The Closed Heart
Hurt closes hearts. When someone hurts you deeply your heart that was once warm towards them now feels cold. You used to long to see them, to be with them, to share life with them, but now the thought of being around them brings pain, fear of being hurt again, and perplexing questions of why and how they could wound you so badly.
As Christians, we often have a nagging feeling that we’re not “allowed” to just avoid someone who has hurt us for the rest of our lives. We know that we should probably try to treat this other person kindly, at least politely, but does it have to be more than that? Does God really expect that we could once again feel genuine warmth towards them?
Perhaps for years a wife has not felt loved by her husband. She consistently thinks that he doesn’t understand her. He seems to disregard her opinions. She continually resolves to be a “good wife” to him and a loving mother to the children, but with each oversight and insult she closes off more and more of her heart to him. She longs for a husband who knows, understands, and loves her; and yet after years of hurt she gives hardly any of herself for him to know and love. She no longer shares her feelings with him. She is willing to care with her hands, but there is nothing left in her heart. Isn’t that enough? Or, does God somehow call her to open up her heart?
Or maybe a longtime friend was going through a really hard time. You poured yourself out for him. Long phone calls, meetings over coffee, many shed tears, pleading prayers and carried burdens. Yet one night he tells you it isn’t enough, “You just haven’t really been there for me,” he explains, “I know you’re busy and all, but I’m really going through a lot.” Subtle comments about your inadequacy and questions of your care continue to come and eventually he quits returning your calls. After a few months you learn that he’s attending a different church. You see him in the grocery store or while dropping your kids off at VBS and you feel a coldness of heart. You can smile and be polite, but is it possible that you could really care for him again?
The Apostle Paul was no stranger to relational pain and spurned love. It seems that some were always openly critical of his life and ministry (Phil 1:17). In 2 Corinthians we find that, despite his deep love for the Corinthians as brothers and sisters in the faith, even they had become influenced by his critics and began to think the worst of his intentions and actions.
The accusations of his critics abounded. He was insincere (1:12; 2:17), lording his authority over his converts (1:24), and tearing others down (7:3a; 10:8b; 13:10). They claimed that he was inferior in knowledge and unskilled as a speaker (10:10; 11:6), his financial requests were suspect (7:2; 12:16), and his apostleship was a sham (12:12; 6:8; 11:13). They implied that he had crafty motives and was taking advantage of people (12:16-17) – even that he was “out of his mind” (5:13). It is hard enough to have someone accuse you of such things, but it’s another thing altogether when even your friends start to believe them. In the face of such misunderstanding and hurt Paul had every reason to close his heart towards the Corinthians.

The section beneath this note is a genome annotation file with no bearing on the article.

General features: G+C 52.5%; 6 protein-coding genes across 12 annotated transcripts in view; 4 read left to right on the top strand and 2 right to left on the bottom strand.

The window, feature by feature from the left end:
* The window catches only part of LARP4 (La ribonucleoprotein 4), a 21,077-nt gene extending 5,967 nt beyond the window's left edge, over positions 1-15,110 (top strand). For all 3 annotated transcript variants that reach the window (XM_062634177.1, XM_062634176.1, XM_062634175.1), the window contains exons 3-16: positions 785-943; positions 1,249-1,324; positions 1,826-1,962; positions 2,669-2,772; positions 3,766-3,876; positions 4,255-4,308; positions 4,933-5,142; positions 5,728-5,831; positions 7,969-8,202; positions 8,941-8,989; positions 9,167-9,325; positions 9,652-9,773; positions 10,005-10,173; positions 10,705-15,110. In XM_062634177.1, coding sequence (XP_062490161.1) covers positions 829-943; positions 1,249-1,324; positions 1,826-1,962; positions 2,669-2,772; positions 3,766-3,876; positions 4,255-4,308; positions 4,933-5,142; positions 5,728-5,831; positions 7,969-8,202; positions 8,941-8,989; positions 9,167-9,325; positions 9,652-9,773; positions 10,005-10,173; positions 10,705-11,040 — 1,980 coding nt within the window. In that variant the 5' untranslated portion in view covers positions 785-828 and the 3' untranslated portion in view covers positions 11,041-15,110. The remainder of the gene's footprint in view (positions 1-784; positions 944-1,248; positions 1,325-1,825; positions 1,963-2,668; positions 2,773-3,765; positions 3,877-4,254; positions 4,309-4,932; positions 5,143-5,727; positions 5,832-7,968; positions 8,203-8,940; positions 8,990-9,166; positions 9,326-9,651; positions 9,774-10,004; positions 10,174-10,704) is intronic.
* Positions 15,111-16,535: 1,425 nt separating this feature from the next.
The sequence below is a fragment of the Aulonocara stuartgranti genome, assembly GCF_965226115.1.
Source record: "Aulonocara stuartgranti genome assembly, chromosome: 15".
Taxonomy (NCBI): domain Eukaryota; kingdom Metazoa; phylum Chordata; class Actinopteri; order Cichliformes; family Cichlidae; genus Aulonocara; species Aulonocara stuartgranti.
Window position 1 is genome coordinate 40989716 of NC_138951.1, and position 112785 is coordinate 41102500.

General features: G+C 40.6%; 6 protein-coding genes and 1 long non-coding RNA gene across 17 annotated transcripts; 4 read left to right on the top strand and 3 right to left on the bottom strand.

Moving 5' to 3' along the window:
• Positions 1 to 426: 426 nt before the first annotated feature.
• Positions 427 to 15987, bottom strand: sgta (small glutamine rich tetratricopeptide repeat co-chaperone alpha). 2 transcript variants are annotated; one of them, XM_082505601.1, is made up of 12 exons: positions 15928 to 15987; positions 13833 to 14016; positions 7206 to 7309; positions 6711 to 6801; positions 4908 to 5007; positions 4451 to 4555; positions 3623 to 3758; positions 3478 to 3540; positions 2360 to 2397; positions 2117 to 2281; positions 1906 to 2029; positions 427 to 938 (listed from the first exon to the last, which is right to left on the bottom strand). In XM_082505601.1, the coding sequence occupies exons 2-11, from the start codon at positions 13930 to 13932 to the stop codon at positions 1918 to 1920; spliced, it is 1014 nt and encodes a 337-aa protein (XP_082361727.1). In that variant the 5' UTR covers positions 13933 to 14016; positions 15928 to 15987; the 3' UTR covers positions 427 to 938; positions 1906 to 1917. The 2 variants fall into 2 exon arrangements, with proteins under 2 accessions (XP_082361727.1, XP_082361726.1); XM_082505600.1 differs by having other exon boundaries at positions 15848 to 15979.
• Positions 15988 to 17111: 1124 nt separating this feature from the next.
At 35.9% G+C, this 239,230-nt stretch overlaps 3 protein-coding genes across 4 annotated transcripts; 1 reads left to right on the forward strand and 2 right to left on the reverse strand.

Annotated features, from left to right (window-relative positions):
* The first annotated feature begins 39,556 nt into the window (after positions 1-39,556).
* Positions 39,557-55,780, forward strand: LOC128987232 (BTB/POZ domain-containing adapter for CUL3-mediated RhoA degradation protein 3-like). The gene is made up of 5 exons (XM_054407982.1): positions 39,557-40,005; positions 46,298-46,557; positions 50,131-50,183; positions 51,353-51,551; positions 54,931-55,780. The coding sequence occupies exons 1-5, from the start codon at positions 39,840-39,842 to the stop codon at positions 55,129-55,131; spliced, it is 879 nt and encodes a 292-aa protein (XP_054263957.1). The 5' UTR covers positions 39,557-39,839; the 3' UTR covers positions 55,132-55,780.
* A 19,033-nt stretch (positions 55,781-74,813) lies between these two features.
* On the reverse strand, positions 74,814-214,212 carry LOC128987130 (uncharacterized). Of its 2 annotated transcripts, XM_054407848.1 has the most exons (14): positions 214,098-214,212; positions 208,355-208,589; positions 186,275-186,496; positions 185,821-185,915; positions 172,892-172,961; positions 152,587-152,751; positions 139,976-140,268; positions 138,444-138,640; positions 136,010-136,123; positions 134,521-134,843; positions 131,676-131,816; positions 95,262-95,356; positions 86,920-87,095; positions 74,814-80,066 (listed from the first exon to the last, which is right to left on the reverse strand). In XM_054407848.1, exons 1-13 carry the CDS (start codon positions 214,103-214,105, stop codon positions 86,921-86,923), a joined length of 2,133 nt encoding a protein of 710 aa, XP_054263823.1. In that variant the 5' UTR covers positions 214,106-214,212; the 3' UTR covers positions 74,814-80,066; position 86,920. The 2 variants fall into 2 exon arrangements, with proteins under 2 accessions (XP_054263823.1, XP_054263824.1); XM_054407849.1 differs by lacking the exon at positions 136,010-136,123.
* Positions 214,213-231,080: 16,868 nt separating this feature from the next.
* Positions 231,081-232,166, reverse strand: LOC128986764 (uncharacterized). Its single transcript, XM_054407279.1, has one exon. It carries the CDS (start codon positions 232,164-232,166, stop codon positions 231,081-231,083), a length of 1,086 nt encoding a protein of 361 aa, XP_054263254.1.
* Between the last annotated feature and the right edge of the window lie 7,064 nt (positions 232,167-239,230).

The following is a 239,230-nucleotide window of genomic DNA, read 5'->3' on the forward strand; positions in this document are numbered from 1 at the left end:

Yet incredibly we see that rather than their coldness pushing Paul away, he grows in warm affection for them and continues to open himself up to them in love.
We have spoken freely to you, Corinthians; our heart is wide open. You are not restricted by us, but you are restricted in your own affections. In return (I speak as to children) widen your hearts also. (2 Cor 6:11-13)
Paul’s love for the Corinthians shows us that our hearts can widen towards others, even in the face of great hurt.
Have you been misunderstood, maligned, or accused of selfish intentions when seeking to genuinely love? The Apostle Paul was as well. His example shows us, though, that it does not have to lead to having a callused heart or one guarded in a thick-walled fortress. God is able to work in us in such a way that we can have a heart still “wide open” in love towards those who have pushed us away.
The Call to a Widened Heart
Paul not only models this in his actions, but he also commands the Corinthians to do the same. Paul says that they had become “restricted in [their] own affections” (6:12), and he calls them to “widen [their] hearts also.” He reaffirms this idea in 7:2, “Make room in your hearts for us.” He is not merely calling them to “treat him nicely” but instead to widen their affection for him. As a loving father can expect his children to reciprocate that love, so also he calls them to love him like he has loved them (6:13).
Has your heart grown cold towards brothers and sisters in Christ? The Apostle’s call is to us as well: God wants to widen our hearts – even towards those who have hurt us. What does this look like? How does this happen? We will look more at that in part 2, but the first step is to realize that those cold zones in our hearts are places the Lord longs to warm by the power of the gospel.